Making data work for you

28 March 2022

UQ collects a variety of data that can be used to improve teaching and learning, research, delivery of services, and more. To accurately and effectively utilise this data, it’s important to understand how to read it. Find out what to remember when presented with information.

Understand what is excluded

Data completeness is an important principle, as omissions can impact on data quality. Regardless of whether they’re unintentional or not, ‘gaps’ in information impact decision making, as they leave out crucial points for understanding. For example, course coordinators may be evaluating how they can assist students. However, their data set includes the program of study for each student, but not whether they have a Student Access Plan (SAP), which discloses circumstances that impact on their ability to study. Without this information, the objective of studying the data cannot be fully achieved.

Highlight and understand assumptions made

Within data, there may be several assumptions made. If these assumptions aren’t understood, they can lead to misinterpretation of the information, which can negatively affect decision making made using the data. For example, you may be surveying the number of full-time, part-time, and casual staff currently within your department, to evaluate where further hires could be made. However, the quantity of full-time-equivalent staff stated may not be reflective of those currently working. As a result, you would need to search for further information, to include those presently on leave (e.g. maternity, sick, stress, personal, long-service). As a result of accounting for this potential assumption in the data and receiving a more accurate perception of the present state, more informed decisions about staffing requirements can be made.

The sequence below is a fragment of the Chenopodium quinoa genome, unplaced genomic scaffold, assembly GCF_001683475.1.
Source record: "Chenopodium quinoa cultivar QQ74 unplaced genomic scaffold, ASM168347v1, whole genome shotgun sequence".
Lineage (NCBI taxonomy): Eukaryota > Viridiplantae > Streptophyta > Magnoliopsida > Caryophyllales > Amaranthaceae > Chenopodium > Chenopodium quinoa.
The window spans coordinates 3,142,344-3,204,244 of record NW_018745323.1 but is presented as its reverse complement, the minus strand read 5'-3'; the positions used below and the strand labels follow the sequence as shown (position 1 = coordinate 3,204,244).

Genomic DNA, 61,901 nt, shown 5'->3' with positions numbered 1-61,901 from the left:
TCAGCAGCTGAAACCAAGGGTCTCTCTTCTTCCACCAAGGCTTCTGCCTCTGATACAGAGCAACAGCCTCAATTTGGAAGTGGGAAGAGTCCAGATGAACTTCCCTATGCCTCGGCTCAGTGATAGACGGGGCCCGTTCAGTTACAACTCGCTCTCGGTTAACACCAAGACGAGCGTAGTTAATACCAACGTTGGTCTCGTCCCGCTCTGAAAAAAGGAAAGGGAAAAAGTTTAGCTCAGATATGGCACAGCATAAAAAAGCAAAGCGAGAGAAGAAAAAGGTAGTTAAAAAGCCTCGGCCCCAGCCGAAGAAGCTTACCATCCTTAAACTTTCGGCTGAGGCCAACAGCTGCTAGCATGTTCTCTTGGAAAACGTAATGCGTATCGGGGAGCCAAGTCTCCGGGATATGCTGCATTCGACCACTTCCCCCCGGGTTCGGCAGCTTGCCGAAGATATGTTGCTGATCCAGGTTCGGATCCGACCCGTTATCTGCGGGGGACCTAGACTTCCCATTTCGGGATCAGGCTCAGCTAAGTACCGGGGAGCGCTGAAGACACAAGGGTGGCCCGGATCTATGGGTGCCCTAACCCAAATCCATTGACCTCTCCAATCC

Understand what is included

As with omissions, data quality is impacted by what information is included. Unnecessary inclusions of information in certain situations can create (conscious or unconscious) biases, leading to unfair judgements being made. For example, when providing information about potential PhD candidates to an assessment panel, think about what data is necessary to include. Information regarding gender, ethnicity, and disability is not required for the assessment process, and could lead to biased judgements.

Learn how to use data ethically

Data Strategy and Governance has developed a variety of resources for using data ethically, so you're able to identify the situations where it shouldn't be used. Access these resources and sign up for training on our website. You can also find out more about ethical data use by reading our previous blog.

Where can I learn more?

To find out how to get the most out of your data, check out our website, and sign up for our various training offerings